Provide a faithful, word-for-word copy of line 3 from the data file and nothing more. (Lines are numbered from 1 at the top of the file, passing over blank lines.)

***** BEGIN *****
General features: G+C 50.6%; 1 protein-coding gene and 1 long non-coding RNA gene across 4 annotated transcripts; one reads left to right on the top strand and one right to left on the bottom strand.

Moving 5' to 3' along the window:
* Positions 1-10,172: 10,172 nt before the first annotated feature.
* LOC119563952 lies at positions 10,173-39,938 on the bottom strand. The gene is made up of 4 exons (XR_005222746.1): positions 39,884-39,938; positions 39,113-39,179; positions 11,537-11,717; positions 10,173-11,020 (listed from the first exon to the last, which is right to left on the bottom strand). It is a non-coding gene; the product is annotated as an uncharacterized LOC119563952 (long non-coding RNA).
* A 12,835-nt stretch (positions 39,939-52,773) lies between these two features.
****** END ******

* Positions 1-10,172: 10,172 nt before the first annotated feature.